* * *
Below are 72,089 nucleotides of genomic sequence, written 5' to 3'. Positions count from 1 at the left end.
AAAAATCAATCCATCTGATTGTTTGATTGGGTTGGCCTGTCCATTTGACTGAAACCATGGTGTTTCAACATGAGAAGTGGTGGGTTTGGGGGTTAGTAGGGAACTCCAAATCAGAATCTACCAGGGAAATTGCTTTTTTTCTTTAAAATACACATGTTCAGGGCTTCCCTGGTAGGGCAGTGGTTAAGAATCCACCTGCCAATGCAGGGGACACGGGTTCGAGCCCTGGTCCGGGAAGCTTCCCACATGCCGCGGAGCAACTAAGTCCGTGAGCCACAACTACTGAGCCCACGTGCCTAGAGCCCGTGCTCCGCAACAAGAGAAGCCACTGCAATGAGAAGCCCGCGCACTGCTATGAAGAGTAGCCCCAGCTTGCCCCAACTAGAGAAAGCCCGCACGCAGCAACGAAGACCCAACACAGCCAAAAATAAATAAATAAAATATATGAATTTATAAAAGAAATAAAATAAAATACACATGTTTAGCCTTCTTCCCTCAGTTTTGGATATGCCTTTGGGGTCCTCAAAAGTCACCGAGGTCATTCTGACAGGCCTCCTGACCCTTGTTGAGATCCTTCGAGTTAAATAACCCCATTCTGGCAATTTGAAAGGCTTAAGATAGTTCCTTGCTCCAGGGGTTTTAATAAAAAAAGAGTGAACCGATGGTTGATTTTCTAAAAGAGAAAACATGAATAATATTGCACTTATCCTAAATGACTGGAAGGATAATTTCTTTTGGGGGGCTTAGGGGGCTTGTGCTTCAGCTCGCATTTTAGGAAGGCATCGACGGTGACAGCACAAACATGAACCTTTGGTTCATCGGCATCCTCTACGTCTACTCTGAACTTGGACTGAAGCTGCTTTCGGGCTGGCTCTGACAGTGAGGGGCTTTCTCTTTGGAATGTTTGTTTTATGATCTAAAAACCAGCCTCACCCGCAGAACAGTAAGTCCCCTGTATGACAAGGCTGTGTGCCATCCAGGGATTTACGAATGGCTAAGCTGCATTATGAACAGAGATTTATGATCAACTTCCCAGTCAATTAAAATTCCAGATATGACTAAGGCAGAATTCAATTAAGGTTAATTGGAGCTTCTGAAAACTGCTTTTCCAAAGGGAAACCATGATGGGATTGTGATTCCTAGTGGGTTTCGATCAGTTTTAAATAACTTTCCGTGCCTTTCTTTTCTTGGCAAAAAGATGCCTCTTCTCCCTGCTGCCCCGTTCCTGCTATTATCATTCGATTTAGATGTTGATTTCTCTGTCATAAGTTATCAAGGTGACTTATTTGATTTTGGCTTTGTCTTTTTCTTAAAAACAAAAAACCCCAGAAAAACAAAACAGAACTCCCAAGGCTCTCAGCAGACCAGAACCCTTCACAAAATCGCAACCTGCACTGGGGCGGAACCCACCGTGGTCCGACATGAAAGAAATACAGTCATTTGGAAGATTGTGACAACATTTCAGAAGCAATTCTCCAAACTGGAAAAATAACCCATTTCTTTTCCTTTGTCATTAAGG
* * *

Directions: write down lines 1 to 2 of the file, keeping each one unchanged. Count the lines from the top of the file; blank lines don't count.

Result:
Below are 72,089 nucleotides of genomic sequence, written 5' to 3'. Positions count from 1 at the left end.
AAAAATCAATCCATCTGATTGTTTGATTGGGTTGGCCTGTCCATTTGACTGAAACCATGGTGTTTCAACATGAGAAGTGGTGGGTTTGGGGGTTAGTAGGGAACTCCAAATCAGAATCTACCAGGGAAATTGCTTTTTTTCTTTAAAATACACATGTTCAGGGCTTCCCTGGTAGGGCAGTGGTTAAGAATCCACCTGCCAATGCAGGGGACACGGGTTCGAGCCCTGGTCCGGGAAGCTTCCCACATGCCGCGGAGCAACTAAGTCCGTGAGCCACAACTACTGAGCCCACGTGCCTAGAGCCCGTGCTCCGCAACAAGAGAAGCCACTGCAATGAGAAGCCCGCGCACTGCTATGAAGAGTAGCCCCAGCTTGCCCCAACTAGAGAAAGCCCGCACGCAGCAACGAAGACCCAACACAGCCAAAAATAAATAAATAAAATATATGAATTTATAAAAGAAATAAAATAAAATACACATGTTTAGCCTTCTTCCCTCAGTTTTGGATATGCCTTTGGGGTCCTCAAAAGTCACCGAGGTCATTCTGACAGGCCTCCTGACCCTTGTTGAGATCCTTCGAGTTAAATAACCCCATTCTGGCAATTTGAAAGGCTTAAGATAGTTCCTTGCTCCAGGGGTTTTAATAAAAAAAGAGTGAACCGATGGTTGATTTTCTAAAAGAGAAAACATGAATAATATTGCACTTATCCTAAATGACTGGAAGGATAATTTCTTTTGGGGGGCTTAGGGGGCTTGTGCTTCAGCTCGCATTTTAGGAAGGCATCGACGGTGACAGCACAAACATGAACCTTTGGTTCATCGGCATCCTCTACGTCTACTCTGAACTTGGACTGAAGCTGCTTTCGGGCTGGCTCTGACAGTGAGGGGCTTTCTCTTTGGAATGTTTGTTTTATGATCTAAAAACCAGCCTCACCCGCAGAACAGTAAGTCCCCTGTATGACAAGGCTGTGTGCCATCCAGGGATTTACGAATGGCTAAGCTGCATTATGAACAGAGATTTATGATCAACTTCCCAGTCAATTAAAATTCCAGATATGACTAAGGCAGAATTCAATTAAGGTTAATTGGAGCTTCTGAAAACTGCTTTTCCAAAGGGAAACCATGATGGGATTGTGATTCCTAGTGGGTTTCGATCAGTTTTAAATAACTTTCCGTGCCTTTCTTTTCTTGGCAAAAAGATGCCTCTTCTCCCTGCTGCCCCGTTCCTGCTATTATCATTCGATTTAGATGTTGATTTCTCTGTCATAAGTTATCAAGGTGACTTATTTGATTTTGGCTTTGTCTTTTTCTTAAAAACAAAAAACCCCAGAAAAACAAAACAGAACTCCCAAGGCTCTCAGCAGACCAGAACCCTTCACAAAATCGCAACCTGCACTGGGGCGGAACCCACCGTGGTCCGACATGAAAGAAATACAGTCATTTGGAAGATTGTGACAACATTTCAGAAGCAATTCTCCAAACTGGAAAAATAACCCATTTCTTTTCCTTTGTCATTAAGG